For over a decade, I’ve been working in the wellness industry as a coach and consultant. I also host a weekly self-development podcast where I speak to help high-performing individuals—business founders, Olympic athletes, psychologists, innovators and change makers—to improve their performance whilst maintaining physical and mental wellbeing.
What has become abundantly clear to me is that you can’t be “productive” if you are stressed, overwhelmed and exhausted. These factors impact your sleep, your mood, your ability to concentrate and, in turn, the overall quality of your work; as well as how you interact with members of your team, clients or customers.
So, it’s critical that our health and wellbeing is front and centre in any conversation around improving productivity.
Wellbeing leads to productivity
For me, it’s quite simple. Our personal health and wellbeing are more important than our most high-profile clients or that critically important deadline. Why? Because when we are well-rested, we eat well, take regular exercise, and have meaningful relationships—then we are mentally alert, physically energised and ready for whatever the day throws at us. It’s what I call “performance wellbeing”.
The modern world demands a lot from us, it’s challenging, and it requires perseverance and stamina! And that’s before we get to all the interpersonal skills required to manage a happy and productive team. “Performance wellbeing” considers all aspects of our physical and mental health required to maintain “productivity”. Performance without wellbeing cannot be sustained.
The power of movement
Daily movement is absolutely key. When I was offered a place for the London marathon as a member of the Adidas running community, it was just 14 weeks away. I was coaching eight clients each week, writing blogs and articles, and I had a young son! I really wanted to take part but I needed to find the time to train. The solution? I got up an hour earlier each day. Sounds simple, but this was January and my son woke up at 6.30am, so that meant heading out at 5.30am!
The beauty of taking that first hour of the day—before the world woke up and started making demands and competing for attention (emails, WhatsApp messages, errands, chores, work calls)—was that I got the one thing done before the day had really started. I didn’t need much, just that one hour.
What might change if you got up an hour earlier each day? How might you use that time? Would you read more, listen to podcasts, train, stretch, meditate, journal? Why not give it a go and see the impact that it could have for yourself.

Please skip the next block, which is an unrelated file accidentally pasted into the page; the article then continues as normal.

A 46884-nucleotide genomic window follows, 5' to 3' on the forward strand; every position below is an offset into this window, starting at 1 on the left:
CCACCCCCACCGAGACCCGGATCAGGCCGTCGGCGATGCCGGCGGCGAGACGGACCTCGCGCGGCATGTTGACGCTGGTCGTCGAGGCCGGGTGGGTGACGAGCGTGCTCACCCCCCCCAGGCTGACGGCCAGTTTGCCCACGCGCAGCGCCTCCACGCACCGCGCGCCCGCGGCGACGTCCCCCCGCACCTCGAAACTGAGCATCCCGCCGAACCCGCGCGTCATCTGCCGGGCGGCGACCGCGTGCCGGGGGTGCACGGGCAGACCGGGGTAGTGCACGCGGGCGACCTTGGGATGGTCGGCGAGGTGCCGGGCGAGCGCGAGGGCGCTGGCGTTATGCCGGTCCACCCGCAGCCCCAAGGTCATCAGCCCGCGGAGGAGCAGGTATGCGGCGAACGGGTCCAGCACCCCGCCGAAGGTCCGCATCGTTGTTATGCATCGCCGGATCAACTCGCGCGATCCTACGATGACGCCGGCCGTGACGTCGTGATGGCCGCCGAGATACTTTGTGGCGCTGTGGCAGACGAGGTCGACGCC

Develop a positive mindset
Essentially, you’re empowering yourself to make a choice and take action. Your “power hour” is just one hour when you are doing something for you. And this impacts the day ahead. You’re starting with a positive mindset and you take that with you into your work or wherever you’re going.
Use positive language
Another aspect of performance wellbeing is the language we use each day. Your choice of words impacts your mood, your actions and your habits. If your response is that you’re tired, stressed, mega-busy, then declaring out loud that you are tired and stressed will affect your choices and your behaviour. You’ll always be “too tired” to do exercise and “too busy” to take time off. You become trapped in this narrative.
Imagine walking into the office after having done the school run or walked the dog. Your phone is pinging, the meetings are piling up, your shoulders are already creeping up toward your ears. As you enter the building, a colleague says, “Hello! How are you?” Your response will probably go something like this, “Can you believe it’s only 9am and I’m already stressed?!”
But if you pause and think about your answer, you might respond with something a little more positive. And if you can’t think of anything, why not ask them a positive question, such as, “What are you most looking forward to this week?” or “What are you working towards at the moment?”
Prioritising our personal health and wellbeing creates a more sustainable approach to our productivity. We perform better over the long term. Our relationships improve (we’re less rushed and irritable!) and we can better cope with the more challenging aspects of our day. We’re fit and ready for whatever comes our way!